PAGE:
The famed Steel Pier is one of the few family attractions in the city, but its success may be catching on.
ATLANTIC CITY — It’s been nearly a year since Gov. Chris Christie stood on the Atlantic City Boardwalk last July and issued a challenge to the city, the state, the Legislature — you name it. Christie said that by July 2011 he wanted to see a Boardwalk filled with families and family attractions.
If only government worked that way.
It took nearly a year to figure out how to define the boundaries and implement state authority over Christie’s proposed Tourism District, which includes the Boardwalk, with it ultimately coming under the authority of the Casino Reinvestment Development Authority (CRDA).
Little concrete change happened as it was all sorted out.
In the meantime, Anthony Catanoso, owner of the Steel Pier Family Amusements, one of the few family attractions on the Boardwalk, and for that matter the city, has waited patiently.
And after about 20 years of pushing for the city to once again market to families, and add family attractions, he’s still remarkably patient.
“I don’t think you can really be surprised at the pace of the Tourism District,” he says. “When the governor spoke, he didn’t really offer any specifics ... you knew it would take time to implement.”
What’s more important to Catanoso is that family attractions are back in the discussion.
“What I say to people who say that the city should be marketing to an adult market is pretty simple,” he says. “’How’s that working out for you?’ That’s what the city has been doing all along and it’s failing. And there’s only going to be more competition and more casinos coming on line. And are we talking about making the city sleazier? Is that what we want?
“If you look at what’s happened in the city since the economy went bad, only two things in the city went up. That’s The Walk and us. And I very much see The Walk as a family attraction. It’s the family attractions that have succeeded.”
In fact, Catanoso points to more attractions than one might think in the city as family oriented besides the obvious Atlantic City Aquarium at Gardner’s Basin and Absecon Lighthouse.
George Jackson opened the Steel Pier in 1898, less than 50 years after Atlantic City’s incorporation. He was followed by owner Frank P. Gravatt, a showman who realized the public’s appetite for an eclectic mix of entertainment in one location at one price, 25 cents.
The Catanoso brothers were already seasoned amusement-park veterans when they reopened Atlantic City’s Steel Pier with 14 rides in 1993, a scant 22 days after signing a five-year lease that extended to the year the famous Pier turned 100.
The ACA is developing a broad-based media campaign program with the intention of reaching as much as the Northeast as possible, from Boston down to Washington, D.C. It is expected to begin in mid-April.
Steel Pier Associates, LLC, it was announced late Wednesday, Aug. 3, has become the new and latest owner of Atlantic City's famed Steel Pier, an amusement park with a rich history, which resides on the Atlantic City Boardwalk.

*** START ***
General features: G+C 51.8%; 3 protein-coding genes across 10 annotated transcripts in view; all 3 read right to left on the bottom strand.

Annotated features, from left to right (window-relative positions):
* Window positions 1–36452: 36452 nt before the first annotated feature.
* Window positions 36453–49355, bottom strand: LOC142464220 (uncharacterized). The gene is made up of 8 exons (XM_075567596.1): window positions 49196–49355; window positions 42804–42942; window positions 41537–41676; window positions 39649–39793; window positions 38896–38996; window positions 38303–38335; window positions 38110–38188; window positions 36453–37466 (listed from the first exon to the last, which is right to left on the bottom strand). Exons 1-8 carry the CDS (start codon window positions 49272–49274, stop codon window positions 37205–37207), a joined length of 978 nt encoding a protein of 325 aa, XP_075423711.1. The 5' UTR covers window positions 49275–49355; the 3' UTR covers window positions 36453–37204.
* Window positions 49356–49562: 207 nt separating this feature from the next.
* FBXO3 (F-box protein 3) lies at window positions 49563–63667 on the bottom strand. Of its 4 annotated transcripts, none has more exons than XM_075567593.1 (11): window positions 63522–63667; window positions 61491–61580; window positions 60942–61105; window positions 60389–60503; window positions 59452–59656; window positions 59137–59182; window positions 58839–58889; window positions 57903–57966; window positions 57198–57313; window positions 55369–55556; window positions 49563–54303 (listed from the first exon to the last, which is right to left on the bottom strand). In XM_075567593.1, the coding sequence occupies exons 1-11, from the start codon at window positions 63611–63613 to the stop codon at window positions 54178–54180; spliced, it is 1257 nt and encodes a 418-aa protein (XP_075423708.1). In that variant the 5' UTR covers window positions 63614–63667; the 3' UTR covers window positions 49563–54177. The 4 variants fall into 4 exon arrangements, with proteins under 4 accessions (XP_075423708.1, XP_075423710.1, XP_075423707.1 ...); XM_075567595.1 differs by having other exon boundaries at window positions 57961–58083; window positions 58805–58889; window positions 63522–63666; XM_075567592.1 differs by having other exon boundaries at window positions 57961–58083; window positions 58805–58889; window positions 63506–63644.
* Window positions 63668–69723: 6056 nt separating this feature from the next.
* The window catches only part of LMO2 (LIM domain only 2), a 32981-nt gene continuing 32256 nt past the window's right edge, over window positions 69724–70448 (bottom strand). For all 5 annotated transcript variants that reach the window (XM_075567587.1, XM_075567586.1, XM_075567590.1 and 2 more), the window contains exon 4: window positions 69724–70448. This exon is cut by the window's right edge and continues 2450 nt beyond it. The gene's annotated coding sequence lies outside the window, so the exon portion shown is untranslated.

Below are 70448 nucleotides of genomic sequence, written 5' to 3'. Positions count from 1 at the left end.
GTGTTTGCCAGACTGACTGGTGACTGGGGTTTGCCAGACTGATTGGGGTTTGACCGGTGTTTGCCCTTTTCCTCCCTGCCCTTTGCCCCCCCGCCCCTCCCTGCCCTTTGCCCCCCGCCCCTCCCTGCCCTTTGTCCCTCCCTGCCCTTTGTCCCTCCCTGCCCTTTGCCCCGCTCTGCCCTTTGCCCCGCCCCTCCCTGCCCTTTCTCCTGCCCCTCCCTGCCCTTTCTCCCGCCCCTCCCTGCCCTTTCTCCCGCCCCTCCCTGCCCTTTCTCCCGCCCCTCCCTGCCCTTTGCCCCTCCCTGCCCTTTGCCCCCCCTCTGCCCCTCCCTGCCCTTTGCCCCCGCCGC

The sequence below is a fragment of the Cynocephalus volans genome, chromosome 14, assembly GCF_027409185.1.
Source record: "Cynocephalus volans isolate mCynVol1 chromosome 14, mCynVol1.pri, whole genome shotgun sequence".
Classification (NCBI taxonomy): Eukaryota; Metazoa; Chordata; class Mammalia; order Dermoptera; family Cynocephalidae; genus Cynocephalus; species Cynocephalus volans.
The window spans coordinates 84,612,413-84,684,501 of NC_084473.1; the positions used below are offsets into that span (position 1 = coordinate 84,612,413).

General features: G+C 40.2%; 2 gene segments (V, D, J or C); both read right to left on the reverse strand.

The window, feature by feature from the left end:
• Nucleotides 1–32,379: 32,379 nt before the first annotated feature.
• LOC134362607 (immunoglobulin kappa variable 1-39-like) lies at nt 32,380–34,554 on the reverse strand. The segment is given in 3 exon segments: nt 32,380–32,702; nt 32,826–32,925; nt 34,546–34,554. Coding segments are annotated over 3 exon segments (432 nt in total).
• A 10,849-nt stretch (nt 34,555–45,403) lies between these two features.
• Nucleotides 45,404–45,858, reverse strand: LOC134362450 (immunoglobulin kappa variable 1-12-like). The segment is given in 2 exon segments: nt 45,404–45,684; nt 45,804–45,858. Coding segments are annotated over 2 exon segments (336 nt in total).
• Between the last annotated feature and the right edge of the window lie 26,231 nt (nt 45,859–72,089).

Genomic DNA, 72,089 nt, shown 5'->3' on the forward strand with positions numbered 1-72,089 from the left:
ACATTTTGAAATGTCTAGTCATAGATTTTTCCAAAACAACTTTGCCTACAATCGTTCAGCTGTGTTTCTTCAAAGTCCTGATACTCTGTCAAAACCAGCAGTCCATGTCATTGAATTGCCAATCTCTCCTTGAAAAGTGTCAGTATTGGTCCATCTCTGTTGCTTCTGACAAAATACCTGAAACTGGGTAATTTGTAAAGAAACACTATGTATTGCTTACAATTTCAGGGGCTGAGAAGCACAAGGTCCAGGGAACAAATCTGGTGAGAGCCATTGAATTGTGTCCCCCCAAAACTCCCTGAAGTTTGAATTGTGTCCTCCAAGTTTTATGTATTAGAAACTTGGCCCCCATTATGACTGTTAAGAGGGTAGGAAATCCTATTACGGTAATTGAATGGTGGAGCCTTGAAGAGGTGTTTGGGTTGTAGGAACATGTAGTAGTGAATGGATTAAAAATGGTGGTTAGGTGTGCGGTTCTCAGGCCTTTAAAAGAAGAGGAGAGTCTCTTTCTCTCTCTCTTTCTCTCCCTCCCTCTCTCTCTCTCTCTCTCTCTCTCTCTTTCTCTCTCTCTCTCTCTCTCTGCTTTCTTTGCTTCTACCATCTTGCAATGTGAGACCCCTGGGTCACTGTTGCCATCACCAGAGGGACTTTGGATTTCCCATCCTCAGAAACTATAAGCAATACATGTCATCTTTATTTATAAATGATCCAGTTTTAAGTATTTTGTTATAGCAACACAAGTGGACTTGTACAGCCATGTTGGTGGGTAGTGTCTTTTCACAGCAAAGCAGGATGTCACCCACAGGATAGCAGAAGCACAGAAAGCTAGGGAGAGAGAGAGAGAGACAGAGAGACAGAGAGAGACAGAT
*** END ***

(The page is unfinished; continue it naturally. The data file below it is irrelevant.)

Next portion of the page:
Forty years ago this summer at the Steel Pier in Atlantic City, the Allman Brothers Band shared a bill with another legendary performer — a four-footed one.
Archive photos (circa 1900-1910) courtesy of Library of Congress; Modern (2007) photos by Tom Briglia Long before the casinos arrived, Atlantic City's Steel Pier was the place to see the greatest ent...
As the bus rolled across southern New Jersey, Doug Potash could feel the anticipation build as he drew closer to Atlantic City. It was Friday, July 1, 1966, the start of the Independence Day weekend....
It was the middle of World War II and the radio show was called Night Trick, a network-feed broadcast on Atlantic City's WFPG (World's Famous Playground) from the Steel Pier. Announcer Ed Hurst, who ...
There was a time in Atlantic City, before the casinos and pay-per-view boxing, when the crown jewel of the city's summer attractions was the Steel Pier. Tantamount to Coney Island in New York or any number of traveling carnivals that thrived throughout the country during the past century or so, the Steel Pier was synonymous with the sort of beachfront festival atmosphere that now defines summertime fun. Although rides and carnival games could be found on almost any boardwalk in any beach state, because Atlantic City attracted so many visitors from its surrounding metropolitan areas, that summer palette of carousels and cotton candy was coupled with performances by top headliners such as Guy Lombardo, Frank Sinatra, the Three Stooges and Bob Hope. When Atlantic City Boardwalk strollers were not being entertained by Ol' Blue Eyes or Moe, Larry and Shemp, the famous (or perhaps infamous) diving horse lead a cavalcade of big-top performers whose roots went back to the old Buffalo Bill Cody traveling circus of the 19th century. Human cannonballs, high divers, trapeze artists and daredevil motorcyclists would perform either on one of the pier's many stages or right there among the patrons. After almost 80 years of operation, the...